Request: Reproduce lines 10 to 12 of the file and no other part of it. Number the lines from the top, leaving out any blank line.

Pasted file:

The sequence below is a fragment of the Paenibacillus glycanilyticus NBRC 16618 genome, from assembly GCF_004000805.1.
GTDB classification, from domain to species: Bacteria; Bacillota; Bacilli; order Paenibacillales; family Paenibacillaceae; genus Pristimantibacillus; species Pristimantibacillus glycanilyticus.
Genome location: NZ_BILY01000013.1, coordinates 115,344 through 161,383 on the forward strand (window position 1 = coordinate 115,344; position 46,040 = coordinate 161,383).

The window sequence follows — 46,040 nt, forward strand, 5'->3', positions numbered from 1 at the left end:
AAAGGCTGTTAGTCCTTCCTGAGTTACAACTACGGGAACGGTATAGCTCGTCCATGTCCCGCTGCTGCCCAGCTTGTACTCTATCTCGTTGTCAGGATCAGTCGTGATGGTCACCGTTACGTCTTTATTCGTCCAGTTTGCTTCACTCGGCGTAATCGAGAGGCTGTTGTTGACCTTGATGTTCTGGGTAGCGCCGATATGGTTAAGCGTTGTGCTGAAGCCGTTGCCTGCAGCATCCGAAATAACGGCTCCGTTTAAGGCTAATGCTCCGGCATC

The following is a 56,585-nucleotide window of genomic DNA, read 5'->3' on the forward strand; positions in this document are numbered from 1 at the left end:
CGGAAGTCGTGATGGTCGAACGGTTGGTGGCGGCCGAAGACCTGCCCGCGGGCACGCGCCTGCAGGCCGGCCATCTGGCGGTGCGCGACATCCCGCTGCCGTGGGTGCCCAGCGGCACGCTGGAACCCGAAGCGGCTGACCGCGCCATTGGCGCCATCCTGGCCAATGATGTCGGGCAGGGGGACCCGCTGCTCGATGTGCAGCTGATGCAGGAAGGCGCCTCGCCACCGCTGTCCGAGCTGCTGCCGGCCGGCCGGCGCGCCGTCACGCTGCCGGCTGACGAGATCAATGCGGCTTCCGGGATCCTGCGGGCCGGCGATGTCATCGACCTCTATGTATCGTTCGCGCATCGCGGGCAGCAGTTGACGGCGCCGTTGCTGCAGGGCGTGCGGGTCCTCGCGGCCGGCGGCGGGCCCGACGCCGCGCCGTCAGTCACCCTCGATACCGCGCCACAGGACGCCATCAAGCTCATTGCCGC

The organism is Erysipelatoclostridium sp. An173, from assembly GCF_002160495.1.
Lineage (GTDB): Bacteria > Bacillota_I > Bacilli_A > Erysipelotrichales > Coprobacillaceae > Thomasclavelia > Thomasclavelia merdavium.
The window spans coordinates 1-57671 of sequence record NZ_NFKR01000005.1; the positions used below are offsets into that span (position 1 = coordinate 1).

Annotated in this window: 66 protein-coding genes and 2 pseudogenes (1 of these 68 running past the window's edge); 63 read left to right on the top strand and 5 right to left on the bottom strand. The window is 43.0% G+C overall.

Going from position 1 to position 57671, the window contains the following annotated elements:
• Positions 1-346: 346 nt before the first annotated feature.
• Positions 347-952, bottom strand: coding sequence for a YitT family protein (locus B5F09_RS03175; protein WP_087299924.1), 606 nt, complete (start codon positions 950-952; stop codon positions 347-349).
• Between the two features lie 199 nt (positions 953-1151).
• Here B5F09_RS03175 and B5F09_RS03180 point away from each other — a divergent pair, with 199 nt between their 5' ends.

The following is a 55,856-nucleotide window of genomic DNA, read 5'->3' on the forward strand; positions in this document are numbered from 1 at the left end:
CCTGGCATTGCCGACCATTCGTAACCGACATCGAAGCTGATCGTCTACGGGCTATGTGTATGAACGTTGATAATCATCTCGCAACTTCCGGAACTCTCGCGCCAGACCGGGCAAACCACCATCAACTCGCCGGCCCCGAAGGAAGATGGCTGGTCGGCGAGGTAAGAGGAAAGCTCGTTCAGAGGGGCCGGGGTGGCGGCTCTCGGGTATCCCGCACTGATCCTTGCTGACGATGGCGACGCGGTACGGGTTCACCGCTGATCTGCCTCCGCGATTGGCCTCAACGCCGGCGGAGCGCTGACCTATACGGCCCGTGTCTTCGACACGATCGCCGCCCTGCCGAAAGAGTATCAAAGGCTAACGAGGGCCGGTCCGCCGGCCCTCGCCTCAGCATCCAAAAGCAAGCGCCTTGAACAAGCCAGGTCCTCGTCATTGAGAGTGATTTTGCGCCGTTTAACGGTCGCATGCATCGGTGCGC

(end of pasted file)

The window spans coordinates 1-57671 of sequence record NZ_NFKR01000005.1; the positions used below are offsets into that span (position 1 = coordinate 1).

Annotated in this window: 66 protein-coding genes and 2 pseudogenes (1 of these 68 running past the window's edge); 63 read left to right on the top strand and 5 right to left on the bottom strand. The window is 43.0% G+C overall.

Going from position 1 to position 57671, the window contains the following annotated elements: